The need to fly by planes has not disappeared because of the coronavirus outbreak, but it will take some time for our sense of safety to recover. For this to happen, we need international agreements and a change of mindset among travellers and travel service providers alike, writes Eero Pärgmäe, Chief Commercial Officer at Tallinn Airport.
While healthcare experts were telling us a couple of months ago that the coronavirus would not be going anywhere any time soon, and we would have to learn to live with it, we still kept secretly hoping it would quietly subside like any flu wave before. It has now become clear this virus will not disappear in the nearest future, and there are basically two choices: to spend the next two years at home and hope someone succeeds in developing an effective vaccine or accept the new reality and change our behaviour accordingly.
Some lines of business have got off lighter than others: we have all learned how to hold conference calls by Teams, Skype and Zoom by now, but changes in certain sectors take much longer, are way more costly and, sometimes, rather painful. By the beginning of July, Tallinn Airport had reached the point where 45% of aircraft movement but only 20% of the number of passengers had been restored. Which is to say in layman’s terms that planes are flying, but they are still relatively empty.
The need to travel and create face-to-face business contacts is still there
Objectively, there is quite a number of reasons. The number of flights has been largely recovering in the last month, the pre-sale period has been extremely short, and hugely varying restrictions which even expert search engine users might often find difficult to understand are still in force in different countries and can change quickly.
At the same time, in a broader sense, travelling has become a part of what we are, and giving it up completely is out of the question. I am not trying to say we should all storm to Venice or Paris again at the first opportunity. What I mean is that many of us spend a part of the year in another country or have family members who live abroad. I have personally established all my best work-related contacts with whom I am doing business today during joint meetings and follow-up discussions. Making such contacts by e-mail alone is extremely challenging.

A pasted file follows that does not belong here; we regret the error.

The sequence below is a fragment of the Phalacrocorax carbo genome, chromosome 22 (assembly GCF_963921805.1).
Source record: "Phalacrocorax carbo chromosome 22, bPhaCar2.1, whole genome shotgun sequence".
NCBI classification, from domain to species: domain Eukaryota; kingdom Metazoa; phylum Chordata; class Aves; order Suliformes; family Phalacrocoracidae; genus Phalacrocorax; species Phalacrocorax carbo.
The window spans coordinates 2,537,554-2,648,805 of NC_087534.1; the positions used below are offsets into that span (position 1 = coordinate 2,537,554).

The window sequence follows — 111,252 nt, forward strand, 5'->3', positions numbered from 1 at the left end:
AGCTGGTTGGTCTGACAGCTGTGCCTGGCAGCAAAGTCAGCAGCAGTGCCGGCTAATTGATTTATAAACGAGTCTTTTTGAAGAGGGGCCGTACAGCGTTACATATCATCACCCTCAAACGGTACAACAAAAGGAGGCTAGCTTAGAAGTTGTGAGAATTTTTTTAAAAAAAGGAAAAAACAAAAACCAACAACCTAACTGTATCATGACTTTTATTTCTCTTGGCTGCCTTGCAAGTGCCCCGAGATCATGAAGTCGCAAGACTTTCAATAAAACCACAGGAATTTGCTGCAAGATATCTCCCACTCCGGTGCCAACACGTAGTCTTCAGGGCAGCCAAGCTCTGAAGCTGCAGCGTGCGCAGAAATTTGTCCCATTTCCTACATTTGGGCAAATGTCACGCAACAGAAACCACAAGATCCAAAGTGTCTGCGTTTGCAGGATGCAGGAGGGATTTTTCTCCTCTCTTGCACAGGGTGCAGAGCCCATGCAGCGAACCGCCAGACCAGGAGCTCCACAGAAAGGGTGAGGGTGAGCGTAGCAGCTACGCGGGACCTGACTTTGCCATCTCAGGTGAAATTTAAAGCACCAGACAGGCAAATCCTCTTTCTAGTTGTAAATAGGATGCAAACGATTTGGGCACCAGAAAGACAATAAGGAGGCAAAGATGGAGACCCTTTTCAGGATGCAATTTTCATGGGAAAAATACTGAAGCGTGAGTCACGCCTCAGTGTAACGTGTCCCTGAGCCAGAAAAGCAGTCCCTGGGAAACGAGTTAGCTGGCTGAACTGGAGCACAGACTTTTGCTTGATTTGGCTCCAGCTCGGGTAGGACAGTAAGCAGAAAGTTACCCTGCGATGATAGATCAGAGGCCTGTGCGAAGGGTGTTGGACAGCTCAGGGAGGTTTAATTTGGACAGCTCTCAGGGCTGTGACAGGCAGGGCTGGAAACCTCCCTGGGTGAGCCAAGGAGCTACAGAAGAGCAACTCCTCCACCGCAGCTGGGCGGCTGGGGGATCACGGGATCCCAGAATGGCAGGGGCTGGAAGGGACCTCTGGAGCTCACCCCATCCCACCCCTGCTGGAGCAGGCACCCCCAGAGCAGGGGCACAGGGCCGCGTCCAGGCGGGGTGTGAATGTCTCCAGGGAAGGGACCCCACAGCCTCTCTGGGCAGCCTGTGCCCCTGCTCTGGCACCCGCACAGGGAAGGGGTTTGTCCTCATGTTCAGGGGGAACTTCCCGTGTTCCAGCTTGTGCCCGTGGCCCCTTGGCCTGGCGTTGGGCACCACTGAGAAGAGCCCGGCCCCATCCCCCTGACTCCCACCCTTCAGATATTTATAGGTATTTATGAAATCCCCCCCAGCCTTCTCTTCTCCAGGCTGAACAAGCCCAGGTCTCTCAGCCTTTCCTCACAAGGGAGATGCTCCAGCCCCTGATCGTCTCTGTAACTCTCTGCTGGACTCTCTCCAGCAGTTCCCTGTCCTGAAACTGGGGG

Passengers bear greater responsibility these day
Travelling must stay, but it must also change. After 2001, it felt very weird to start putting all liquids in a small transparent plastic bag, but now we consider it completely natural. Similarly, people have got used to the idea of washing their hands more frequently and staying at home when they are ill. The availability and selection of face masks has also become quite impressive, so anyone can purchase something suitable before a trip. Of course, wearing a mask on a plane is inconvenient, but it is a small price to pay for your own and fellow travellers’ sense of safety.
The biggest change is that every single person needs to assume greater responsibility for a trip to go smoothly. Before, European Union regulations and excellent insurance products offered by insurance companies protected travellers from nearly any imaginable incident. Naturally, travelling must remain a safe type of pastime in the future, too, but if I have paid 100 euros for a plane ticket and expect 400 euros of compensation from the airline in case the flight is cancelled, I must realise this might not be sustainable from the airline’s perspective in the current situation and it would be reasonable to accept another flight. At the same time, I will have already incurred other expenses associated with this trip like booking a hotel or renting a vehicle.